Software solutions such as dm-crypt, FreeOTFE, Data Protecto and TrueCrypt allow the contents of a USB drive to be encrypted automatically and transparently. Also, Windows 7 Enterprise and Ultimate Editions and Windows Server 2008 R2 provide USB drive encryption using BitLocker to Go. The Apple Computer Mac OS X operating system has provided software for disc data encryption since Mac OS X Panther was issued in 2003 (see also: Disk Utility).
Additional software can be installed on an external USB drive to prevent access to files in case the drive becomes lost or stolen. Installing software on company computers may help track and minimize risk by recording the interactions between any USB drive and the computer and storing them in a centralized database.
Some USB drives utilize hardware encryption in which microchips within the USB drive provide automatic and transparent encryption. Some manufacturers offer drives that require a pin code to be entered into a physical keypad on the device before allowing access to the drive. The cost of these USB drives can be significant but is starting to fall due to this type of USB drive gaining popularity.
Hardware systems may offer additional features, such as the ability to automatically overwrite the contents of the drive if the wrong password is entered more than a certain number of times. This type of functionality cannot be provided by a software system since the encrypted data can simply be copied from the drive. However, this form of hardware security can result in data loss if activated accidentally by legitimate users, and strong encryption algorithms essentially make such functionality redundant.
As the encryption keys used in hardware encryption are typically never stored in the computer's memory, technically hardware solutions are less subject to "cold boot" attacks than software-based systems. In reality however, "cold boot" attacks pose little (if any) threat, assuming basic, rudimentary, security precautions are taken with software-based systems.
The security of encrypted flash drives is constantly tested by individual hackers as well as professional security firms. At times (as in January 2010) data on flash drives that have been positioned as secure were found to have a bug that potentially could give access to data without knowledge of the correct password.
Flash drives that have been compromised (and fixed) include:
- SanDisk Cruzer Enterprise
- Kingston DataTraveler BlackBox
- Verbatim Corporate Secure USB Flash Drive
- Trek Technology ThumbDrive CRYPTO
All of the above companies reacted immediately. Kingston offered replacement drives with a different security architecture. SanDisk, Verbatim, and Trek released patches.
In commercial environments, where most secure USB drives are used, a central/remote management system may provide organizations with an additional level of IT asset control, significantly reducing the risks of a harmful data breach. This can include initial user deployment and ongoing management, password recovery, data backup, remote tracking of sensitive data, and termination of any issued secure USB drives. Such management systems are available as software as a service (SaaS), where Internet connectivity is allowed, or as behind-the-firewall solutions.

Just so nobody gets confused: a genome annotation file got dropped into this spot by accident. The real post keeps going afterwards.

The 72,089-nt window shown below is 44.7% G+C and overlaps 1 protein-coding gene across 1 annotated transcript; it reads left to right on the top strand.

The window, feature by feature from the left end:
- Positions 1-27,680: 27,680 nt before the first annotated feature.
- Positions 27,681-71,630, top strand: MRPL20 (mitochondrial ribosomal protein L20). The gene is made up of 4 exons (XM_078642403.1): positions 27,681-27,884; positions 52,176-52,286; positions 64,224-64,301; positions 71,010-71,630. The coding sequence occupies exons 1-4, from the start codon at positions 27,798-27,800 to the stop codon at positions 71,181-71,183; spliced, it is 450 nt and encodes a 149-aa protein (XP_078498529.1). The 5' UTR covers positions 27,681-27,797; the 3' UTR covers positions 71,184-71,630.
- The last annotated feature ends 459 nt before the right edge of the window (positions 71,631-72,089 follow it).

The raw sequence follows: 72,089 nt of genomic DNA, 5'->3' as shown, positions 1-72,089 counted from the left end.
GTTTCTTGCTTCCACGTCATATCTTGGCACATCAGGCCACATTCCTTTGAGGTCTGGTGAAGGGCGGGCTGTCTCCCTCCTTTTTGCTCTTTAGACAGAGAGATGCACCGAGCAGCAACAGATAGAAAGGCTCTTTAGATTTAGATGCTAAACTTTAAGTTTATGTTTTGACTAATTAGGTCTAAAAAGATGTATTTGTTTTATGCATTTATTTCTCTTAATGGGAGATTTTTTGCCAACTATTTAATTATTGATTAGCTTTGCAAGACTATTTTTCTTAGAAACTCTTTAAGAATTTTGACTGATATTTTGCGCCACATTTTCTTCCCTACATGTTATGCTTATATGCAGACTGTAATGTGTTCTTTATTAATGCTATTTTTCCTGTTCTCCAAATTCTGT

- Health Insurance Portability and Accountability Act (HIPAA) (Moving confidential data requires encryption.)
- Cruzer Enterprise
- Data remanence
- Kingston Technology
- ENISA (PDF), June 2006, archived from the original (PDF) on 19 February 2009
- Secure USB flash drives. European Union Agency for Network and Information Security. 1 June 2008. ISBN 978-92-9204-011-6. Retrieved 21 July 2014.
- SanDisk Survey, April 2008
- Swartz, Jon (16 August 2006). "Small drives cause big problems". USA Today.
- Watson, Paul (18 April 2006). "Afghan market sells US military flash drives". Los Angeles Times.
- Microsoft Security Intelligence Report Volume 11, January-June, 2011.
- Global Threat Report, December 2011.
- ESET discovers second variation of Stuxnet worm. Network World, July 2010.
- Stuxnet, Flamer, Flame, Whatever Name: There’s just no good malware. ESET Threat Blog, June, 2012.
- "How to create a password-protected (encrypted) disk image in Mac OS X 10.3 or later". Accessed 2 May 2010.
- Hardware-Encrypted Secure Flash Drive, GoldKey (January 2013)
- White Paper: Hardware-Based vs. Software-Based Encryption on USB Flash Drives, SanDisk (June 2008)
- "freeotfe.org". freeotfe.org. Retrieved 2014-02-10.
-  Archived 6 January 2010 at the Wayback Machine.
- "Verbatim Europe - Data Storage, Computer & Imaging Consumables". Verbatim.com. Retrieved 2014-02-10.
- Analysis of USB flash drives in a virtual environment, by Derek Bem and Ewa Huebner, Small Scale Digital Device Forensics Journal, Vol. 1, No 1, June 2007 (archived from the original on October 19, 2013)
- Dataquest insight: USB flash drive market trends, worldwide, 2001–2010, Joseph Unsworth, Gartner, 20 November 2006.
- Computerworld Review: 7 Secure USB Drives, by Bill O'Brien, Rich Ericson and Lucas Mearian, March 2008 (archived from the original on February 17, 2009)
- on YouTube, by Karsten Nohl and Jakob Lell